Group life trusts: top tips for UK employers

Amy Bain, a Senior Associate in our pensions team, sets out five top tips for UK employers operating group life trusts, whether registered or excepted.

2 July 2020

Many UK employers provide a lump sum death in service (DIS) benefit as part of their remuneration package. In order for such a benefit to be paid free of inheritance tax, it is typically paid through a discretionary trust structure with a trust deed and rules required in addition to the insurance policy. While some employers continue to provide DIS benefits through their occupational pension schemes (defined benefit (DB) or defined contribution (DC)), regulatory issues mean that most have established standalone trusts, known as group life assurance schemes or group life trusts.

As discussed in more detail below, group life trusts can be either HMRC-registered or ‘excepted’ and each option comes with its own legal, tax, and regulatory issues. This article sets out five top tips for UK employers operating group life trusts, whether registered or excepted.

1. Keep your group life documentation handy and up-to-date

The importance of the trust documentation setting up these benefits can be an issue. Missing trust deeds are a common occurrence and can cause difficulties when a DIS benefit becomes due and decisions have to be taken about the recipient of the money. We strongly recommend all employers check they have a copy of the trust deed for their group life trust and put in place a replacement if it is missing.

As a general rule, group life trust deeds that are more than 10-15 years old are unlikely to remain fit for purpose, given recent tax and regulatory changes. We recommend updating older trust deed documentation, with input from a legal adviser. This does not need to be a complex or costly process and it will ease the future operation and administration of the group life trust.

2. Keep track of your employers

Most group life trusts provide that each group company or other separate employer within a group should have entered into a formal deed before their employees can be provided with DIS benefits under the trust. Employing entities tend to evolve over time. We recommend carrying out regular checks, particularly following any corporate restructuring, to ensure that all relevant employers are included in the trust, and to put in place any missing documentation.

3. Have a process for taking decisions on payment of benefits

In the event of the death of an employee, the decision as to the recipient of the DIS benefit will fall to the trustee of the group life trust. The trustee must take that decision in accordance with the provisions of the trust deed and overriding principles of trust law. We recommend having a process in place to gather evidence and take decisions on the recipient of benefits, take legal advice and carefully document the decisions made.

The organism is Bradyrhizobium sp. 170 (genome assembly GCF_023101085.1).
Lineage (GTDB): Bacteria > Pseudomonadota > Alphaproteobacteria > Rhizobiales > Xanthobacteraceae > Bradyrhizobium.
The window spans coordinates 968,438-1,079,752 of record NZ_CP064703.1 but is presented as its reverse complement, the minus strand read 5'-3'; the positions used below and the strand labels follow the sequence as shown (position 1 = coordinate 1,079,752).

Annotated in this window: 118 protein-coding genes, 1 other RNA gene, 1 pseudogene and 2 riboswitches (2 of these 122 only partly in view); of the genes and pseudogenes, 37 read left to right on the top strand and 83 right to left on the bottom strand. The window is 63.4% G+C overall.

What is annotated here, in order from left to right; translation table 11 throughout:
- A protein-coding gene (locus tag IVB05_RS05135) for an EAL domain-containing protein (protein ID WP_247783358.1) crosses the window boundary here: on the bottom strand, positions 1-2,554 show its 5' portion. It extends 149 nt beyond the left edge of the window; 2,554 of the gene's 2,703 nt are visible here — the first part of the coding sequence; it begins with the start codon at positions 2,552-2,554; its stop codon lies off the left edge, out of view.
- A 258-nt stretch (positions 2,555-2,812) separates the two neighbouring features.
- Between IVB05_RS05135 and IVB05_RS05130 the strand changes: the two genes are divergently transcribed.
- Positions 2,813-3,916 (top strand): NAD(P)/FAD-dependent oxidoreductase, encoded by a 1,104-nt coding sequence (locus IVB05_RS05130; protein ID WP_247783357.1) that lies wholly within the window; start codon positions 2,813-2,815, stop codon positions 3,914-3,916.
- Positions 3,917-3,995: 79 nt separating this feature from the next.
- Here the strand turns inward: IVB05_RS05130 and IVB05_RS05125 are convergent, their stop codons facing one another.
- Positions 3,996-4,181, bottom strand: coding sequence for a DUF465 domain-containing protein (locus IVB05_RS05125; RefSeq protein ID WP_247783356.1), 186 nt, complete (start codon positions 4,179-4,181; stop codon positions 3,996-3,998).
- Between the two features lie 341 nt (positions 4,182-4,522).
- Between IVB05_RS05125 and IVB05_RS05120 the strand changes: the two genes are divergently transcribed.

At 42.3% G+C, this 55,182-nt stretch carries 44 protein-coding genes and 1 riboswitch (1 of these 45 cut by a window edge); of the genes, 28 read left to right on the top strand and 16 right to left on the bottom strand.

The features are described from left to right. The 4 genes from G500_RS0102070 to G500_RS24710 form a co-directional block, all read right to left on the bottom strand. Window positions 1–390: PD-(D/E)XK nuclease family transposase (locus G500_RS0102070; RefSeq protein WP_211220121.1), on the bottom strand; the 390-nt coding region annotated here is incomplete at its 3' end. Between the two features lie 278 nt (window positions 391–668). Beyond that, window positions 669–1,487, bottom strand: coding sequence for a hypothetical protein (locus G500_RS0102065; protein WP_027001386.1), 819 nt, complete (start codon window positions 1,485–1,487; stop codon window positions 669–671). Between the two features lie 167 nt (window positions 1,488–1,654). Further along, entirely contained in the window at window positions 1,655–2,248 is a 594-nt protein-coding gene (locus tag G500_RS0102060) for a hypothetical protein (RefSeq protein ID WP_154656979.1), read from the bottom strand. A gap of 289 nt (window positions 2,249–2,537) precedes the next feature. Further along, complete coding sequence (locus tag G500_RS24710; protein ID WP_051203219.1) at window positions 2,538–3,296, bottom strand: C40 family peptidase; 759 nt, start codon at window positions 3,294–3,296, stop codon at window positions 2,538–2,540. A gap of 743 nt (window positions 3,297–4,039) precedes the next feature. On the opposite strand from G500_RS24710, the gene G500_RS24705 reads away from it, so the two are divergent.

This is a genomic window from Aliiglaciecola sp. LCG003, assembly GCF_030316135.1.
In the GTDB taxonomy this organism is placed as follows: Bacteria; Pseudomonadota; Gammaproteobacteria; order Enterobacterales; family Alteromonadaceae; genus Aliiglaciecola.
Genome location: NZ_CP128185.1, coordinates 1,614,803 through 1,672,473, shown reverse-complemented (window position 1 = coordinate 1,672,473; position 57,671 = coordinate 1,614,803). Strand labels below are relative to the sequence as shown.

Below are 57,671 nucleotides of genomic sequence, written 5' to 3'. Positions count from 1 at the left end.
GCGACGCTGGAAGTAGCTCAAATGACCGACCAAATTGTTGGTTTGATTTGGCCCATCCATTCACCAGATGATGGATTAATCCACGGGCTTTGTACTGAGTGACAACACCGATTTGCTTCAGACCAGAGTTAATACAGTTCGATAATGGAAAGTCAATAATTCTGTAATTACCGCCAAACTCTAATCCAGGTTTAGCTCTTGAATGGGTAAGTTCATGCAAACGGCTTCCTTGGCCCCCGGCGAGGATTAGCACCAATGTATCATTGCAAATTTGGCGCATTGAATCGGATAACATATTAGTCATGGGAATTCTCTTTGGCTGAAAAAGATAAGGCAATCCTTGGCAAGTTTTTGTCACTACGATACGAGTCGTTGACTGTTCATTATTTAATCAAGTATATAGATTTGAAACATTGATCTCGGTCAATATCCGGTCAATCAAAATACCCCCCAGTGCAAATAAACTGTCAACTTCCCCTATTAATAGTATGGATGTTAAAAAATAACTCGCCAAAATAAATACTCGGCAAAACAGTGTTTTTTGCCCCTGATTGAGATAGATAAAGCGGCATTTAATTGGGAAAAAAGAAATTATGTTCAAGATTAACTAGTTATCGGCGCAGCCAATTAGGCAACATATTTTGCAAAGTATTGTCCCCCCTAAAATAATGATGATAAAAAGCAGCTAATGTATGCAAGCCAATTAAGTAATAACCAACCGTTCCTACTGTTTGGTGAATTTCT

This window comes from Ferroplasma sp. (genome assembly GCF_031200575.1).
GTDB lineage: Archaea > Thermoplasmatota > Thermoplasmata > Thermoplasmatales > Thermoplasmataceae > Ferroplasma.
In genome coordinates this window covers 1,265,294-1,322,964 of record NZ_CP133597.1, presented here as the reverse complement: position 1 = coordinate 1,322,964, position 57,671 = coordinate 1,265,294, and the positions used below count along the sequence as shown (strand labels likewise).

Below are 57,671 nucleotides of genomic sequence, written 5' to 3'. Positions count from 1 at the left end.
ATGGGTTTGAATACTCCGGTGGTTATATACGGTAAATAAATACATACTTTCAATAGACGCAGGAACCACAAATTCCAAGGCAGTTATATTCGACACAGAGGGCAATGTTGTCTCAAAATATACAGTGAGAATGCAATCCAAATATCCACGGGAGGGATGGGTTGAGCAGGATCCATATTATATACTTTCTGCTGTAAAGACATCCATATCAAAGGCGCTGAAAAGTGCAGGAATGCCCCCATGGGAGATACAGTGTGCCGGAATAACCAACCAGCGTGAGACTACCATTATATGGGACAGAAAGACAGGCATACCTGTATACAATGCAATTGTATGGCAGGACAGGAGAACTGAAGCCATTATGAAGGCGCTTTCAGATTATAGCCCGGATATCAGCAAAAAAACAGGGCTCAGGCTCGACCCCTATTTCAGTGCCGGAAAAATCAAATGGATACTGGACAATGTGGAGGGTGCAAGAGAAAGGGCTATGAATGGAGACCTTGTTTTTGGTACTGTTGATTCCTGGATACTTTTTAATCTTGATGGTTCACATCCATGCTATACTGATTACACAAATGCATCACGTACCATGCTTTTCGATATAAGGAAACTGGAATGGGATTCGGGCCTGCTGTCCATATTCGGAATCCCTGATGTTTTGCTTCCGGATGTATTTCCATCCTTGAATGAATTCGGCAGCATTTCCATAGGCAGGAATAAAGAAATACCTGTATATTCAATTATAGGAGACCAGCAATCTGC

Having an up-to-date expression of wishes form can make the decision-making process more straightforward. We recommend that employers remind employees regularly to update their expression of wishes forms and that these are collated and kept securely.

4. Make sure your insurance policy is comprehensive

One of the greatest risks associated with operating a group life trust is a benefit becoming due that is not covered by the group life insurance policy. Employers should have a clear process in place to ensure that all employees eligible for lump sum DIS benefits under their employment contracts are in fact covered by the insurance policy(ies) in place and for the appropriate level of cover. Issues can arise, in particular with older employees and high earners, who may benefit from additional tax protections.

Traditionally, group life trusts were drafted to include details of the benefits and eligibility criteria. This is no longer the preferred approach (modern trust deeds simply refer back to the relevant insurance policy). Older trust deeds can, however, cause issues where they have fallen out of step with the insurance cover that is in place and provide for a benefit that is not covered by the current insurance policy. This can lead to financial exposure for employers. Updating or replacing older trust deeds mitigates this risk.

5. Make sure your trust meets the relevant regulatory requirements

It is worth checking that any ‘registered’ group life trust has actually been registered with HMRC and that you have received a Pension Scheme Tax Reference (PSTR) number from HMRC.

Employers are increasingly using ‘excepted’ group life trusts as an alternative way to provide DIS benefits for some or all of their employees. These sit outside the current pensions tax regime and so any lump sum paid will not generally count towards an employee’s pensions tax lifetime allowance. Care must be taken in both the drafting of the trust deed and the operation of the trust to ensure that the specific requirements and restrictions associated with excepted group life policies and trusts are complied with. Specific legal advice is recommended.

Our experience

Our pensions team has extensive experience advising employers on the establishment and operation of both registered and excepted group life trusts. For help with a group life trust, please contact Amie Bain or your usual Shepherd and Wedderburn pensions team contact.